[Bond, Décobecq, Kilburn, Murray, and Obreski] estimate that the tephra column reached 10-13 km altitude during the paroxysmal phase, in agreement with an independent estimate by Mueller [from Nicolosi. However, photos by J.P. Delouche, approaching the volcano from Siracusa, show maximum column height to be 6-7 km above the summit (9-10 km altitude)]. The press reported that the tephra column was visible from the Aeolian Islands (95 km N), and Agrigento (100 km WSW). At [1900] on 24 September, the explosive activity ceased completely. During the following days, Northeast Crater slowly emitted gas, vapor, and (rarely) reddish ash.

[Nearly 200 depths measured by Murray, Décobecq, and Bond yield a tephra deposit volume of 2.6 x 106 m3, mostly of pumice density, or 0.4 x 106 m3 dense rock equivalent (DRE)]. The volume of material emitted was estimated by IIV geologists at around a few million cubic meters ... . If most of the tephra were assumed to have been erupted during the final phase, the mean paroxysmal eruption rate was [~500] m3 DRE/s (2.7 x 106 kg/s). Kilburn notes that the independently determined values for eruption rate and column height are consistent with the column height model of Wilson et al., 1978. Total energy release was [~9 x 1021] ergs. Vigorous explosive eruptions are relatively uncommon at Etna; [this century only four comparable events have occurred, in 1917, 1940, 1947,and 1960].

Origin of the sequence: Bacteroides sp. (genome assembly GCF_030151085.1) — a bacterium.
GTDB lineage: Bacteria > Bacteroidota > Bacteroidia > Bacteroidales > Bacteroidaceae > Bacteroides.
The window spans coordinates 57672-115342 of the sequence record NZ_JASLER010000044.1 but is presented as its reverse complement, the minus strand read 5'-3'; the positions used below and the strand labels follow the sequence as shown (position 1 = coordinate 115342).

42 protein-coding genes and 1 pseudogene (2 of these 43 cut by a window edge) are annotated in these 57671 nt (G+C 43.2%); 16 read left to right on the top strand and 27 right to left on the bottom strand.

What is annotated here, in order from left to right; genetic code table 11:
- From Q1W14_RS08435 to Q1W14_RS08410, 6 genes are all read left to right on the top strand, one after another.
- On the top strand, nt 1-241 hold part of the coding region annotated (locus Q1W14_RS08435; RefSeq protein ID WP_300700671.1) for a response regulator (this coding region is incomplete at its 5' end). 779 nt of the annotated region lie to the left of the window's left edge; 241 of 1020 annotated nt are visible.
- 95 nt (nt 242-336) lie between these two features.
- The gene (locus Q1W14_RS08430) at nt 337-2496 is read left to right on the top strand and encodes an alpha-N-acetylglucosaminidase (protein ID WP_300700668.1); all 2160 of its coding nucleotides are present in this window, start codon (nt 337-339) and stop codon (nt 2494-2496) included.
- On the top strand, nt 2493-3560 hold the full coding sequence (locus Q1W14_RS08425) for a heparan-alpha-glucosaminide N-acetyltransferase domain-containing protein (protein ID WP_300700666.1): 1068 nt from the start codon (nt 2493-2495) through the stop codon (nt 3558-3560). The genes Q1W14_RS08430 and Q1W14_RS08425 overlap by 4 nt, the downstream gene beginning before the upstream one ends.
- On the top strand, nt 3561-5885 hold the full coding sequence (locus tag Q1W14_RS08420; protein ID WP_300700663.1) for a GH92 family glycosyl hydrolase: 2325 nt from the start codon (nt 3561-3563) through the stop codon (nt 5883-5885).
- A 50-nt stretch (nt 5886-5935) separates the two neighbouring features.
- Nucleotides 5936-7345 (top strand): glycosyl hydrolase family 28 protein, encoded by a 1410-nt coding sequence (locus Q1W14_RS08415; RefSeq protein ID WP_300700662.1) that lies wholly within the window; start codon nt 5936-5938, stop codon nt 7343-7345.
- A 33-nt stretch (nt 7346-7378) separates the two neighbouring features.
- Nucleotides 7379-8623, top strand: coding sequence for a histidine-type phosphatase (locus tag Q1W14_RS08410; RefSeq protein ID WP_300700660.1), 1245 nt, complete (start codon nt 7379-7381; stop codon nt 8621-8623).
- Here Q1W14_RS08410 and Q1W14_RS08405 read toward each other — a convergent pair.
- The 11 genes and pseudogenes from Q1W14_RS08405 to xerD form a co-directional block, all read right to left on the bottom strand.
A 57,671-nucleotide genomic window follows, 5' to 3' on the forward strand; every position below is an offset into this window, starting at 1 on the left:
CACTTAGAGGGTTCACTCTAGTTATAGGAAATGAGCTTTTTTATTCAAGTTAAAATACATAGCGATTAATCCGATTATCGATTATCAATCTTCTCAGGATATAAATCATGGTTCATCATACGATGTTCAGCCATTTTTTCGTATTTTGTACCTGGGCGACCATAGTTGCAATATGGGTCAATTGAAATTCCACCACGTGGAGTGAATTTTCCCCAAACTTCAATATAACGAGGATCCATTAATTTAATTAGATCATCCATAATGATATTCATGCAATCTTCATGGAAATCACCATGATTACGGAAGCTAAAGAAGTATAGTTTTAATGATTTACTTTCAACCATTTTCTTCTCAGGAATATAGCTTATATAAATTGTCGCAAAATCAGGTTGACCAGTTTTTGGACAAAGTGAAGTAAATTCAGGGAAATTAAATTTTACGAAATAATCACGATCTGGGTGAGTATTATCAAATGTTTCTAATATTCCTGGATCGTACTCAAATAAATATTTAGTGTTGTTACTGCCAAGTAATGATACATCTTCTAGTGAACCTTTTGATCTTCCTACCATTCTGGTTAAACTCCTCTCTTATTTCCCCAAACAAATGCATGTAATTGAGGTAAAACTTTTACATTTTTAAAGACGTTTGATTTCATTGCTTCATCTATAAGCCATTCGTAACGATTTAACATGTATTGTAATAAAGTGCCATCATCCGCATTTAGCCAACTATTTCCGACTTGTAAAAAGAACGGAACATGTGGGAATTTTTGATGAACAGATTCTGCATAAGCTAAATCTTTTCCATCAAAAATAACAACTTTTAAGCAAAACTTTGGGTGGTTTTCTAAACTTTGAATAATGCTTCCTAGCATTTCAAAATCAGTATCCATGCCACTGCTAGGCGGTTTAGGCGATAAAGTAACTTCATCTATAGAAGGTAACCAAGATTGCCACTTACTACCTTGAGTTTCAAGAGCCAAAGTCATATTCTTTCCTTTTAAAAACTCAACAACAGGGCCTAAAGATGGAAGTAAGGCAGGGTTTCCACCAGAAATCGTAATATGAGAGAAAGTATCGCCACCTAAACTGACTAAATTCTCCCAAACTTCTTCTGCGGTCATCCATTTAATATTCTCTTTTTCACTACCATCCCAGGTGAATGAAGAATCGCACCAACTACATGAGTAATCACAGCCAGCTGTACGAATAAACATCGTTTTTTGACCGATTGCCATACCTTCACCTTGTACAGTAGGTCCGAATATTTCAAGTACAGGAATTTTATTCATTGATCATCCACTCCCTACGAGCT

Minor activity, late September-early October. Strombolian activity from the two central crater vents, which ended 24 September with the collapse in Northeast Crater, resumed on the morning of 29 September. Gas, at times under pressure, was also emitted from Southeast Crater and a nearby gas vent before, during, and after the paroxysmal explosion. Emission of gas with fragments of old lava and/or incandescent lapilli was observed at times. The frequency of these ejections was very irregular, varying from a few minutes to several hours. As of 9 October, no significant changes in the activity of the summit craters have been noted.